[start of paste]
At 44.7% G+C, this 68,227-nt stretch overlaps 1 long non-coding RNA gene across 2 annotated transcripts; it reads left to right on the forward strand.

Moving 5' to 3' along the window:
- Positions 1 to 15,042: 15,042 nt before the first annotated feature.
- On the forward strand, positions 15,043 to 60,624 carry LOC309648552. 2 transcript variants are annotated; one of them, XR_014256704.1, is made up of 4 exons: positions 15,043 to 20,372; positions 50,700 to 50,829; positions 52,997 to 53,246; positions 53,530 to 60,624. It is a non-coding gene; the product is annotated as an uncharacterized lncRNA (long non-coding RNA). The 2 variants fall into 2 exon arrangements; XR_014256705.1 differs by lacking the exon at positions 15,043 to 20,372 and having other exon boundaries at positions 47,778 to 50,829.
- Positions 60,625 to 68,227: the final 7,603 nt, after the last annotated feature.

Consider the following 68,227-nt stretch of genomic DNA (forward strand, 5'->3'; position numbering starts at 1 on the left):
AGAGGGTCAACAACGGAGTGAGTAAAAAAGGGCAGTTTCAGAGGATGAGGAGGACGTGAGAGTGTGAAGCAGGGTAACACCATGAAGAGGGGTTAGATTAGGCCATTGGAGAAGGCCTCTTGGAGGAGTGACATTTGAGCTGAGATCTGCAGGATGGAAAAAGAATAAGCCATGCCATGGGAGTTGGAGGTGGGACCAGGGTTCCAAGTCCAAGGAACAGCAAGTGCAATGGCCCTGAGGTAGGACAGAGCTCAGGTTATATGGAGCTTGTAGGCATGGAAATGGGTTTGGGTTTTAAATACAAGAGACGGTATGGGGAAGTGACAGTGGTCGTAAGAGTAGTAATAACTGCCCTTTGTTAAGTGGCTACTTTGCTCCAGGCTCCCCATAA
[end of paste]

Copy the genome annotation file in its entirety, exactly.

At 44.7% G+C, this 68,227-nt stretch overlaps 1 long non-coding RNA gene across 2 annotated transcripts; it reads left to right on the forward strand.

Moving 5' to 3' along the window:
- Positions 1 to 15,042: 15,042 nt before the first annotated feature.
- On the forward strand, positions 15,043 to 60,624 carry LOC309648552. 2 transcript variants are annotated; one of them, XR_014256704.1, is made up of 4 exons: positions 15,043 to 20,372; positions 50,700 to 50,829; positions 52,997 to 53,246; positions 53,530 to 60,624. It is a non-coding gene; the product is annotated as an uncharacterized lncRNA (long non-coding RNA). The 2 variants fall into 2 exon arrangements; XR_014256705.1 differs by lacking the exon at positions 15,043 to 20,372 and having other exon boundaries at positions 47,778 to 50,829.
- Positions 60,625 to 68,227: the final 7,603 nt, after the last annotated feature.

Consider the following 68,227-nt stretch of genomic DNA (forward strand, 5'->3'; position numbering starts at 1 on the left):
AGAGGGTCAACAACGGAGTGAGTAAAAAAGGGCAGTTTCAGAGGATGAGGAGGACGTGAGAGTGTGAAGCAGGGTAACACCATGAAGAGGGGTTAGATTAGGCCATTGGAGAAGGCCTCTTGGAGGAGTGACATTTGAGCTGAGATCTGCAGGATGGAAAAAGAATAAGCCATGCCATGGGAGTTGGAGGTGGGACCAGGGTTCCAAGTCCAAGGAACAGCAAGTGCAATGGCCCTGAGGTAGGACAGAGCTCAGGTTATATGGAGCTTGTAGGCATGGAAATGGGTTTGGGTTTTAAATACAAGAGACGGTATGGGGAAGTGACAGTGGTCGTAAGAGTAGTAATAACTGCCCTTTGTTAAGTGGCTACTTTGCTCCAGGCTCCCCATAA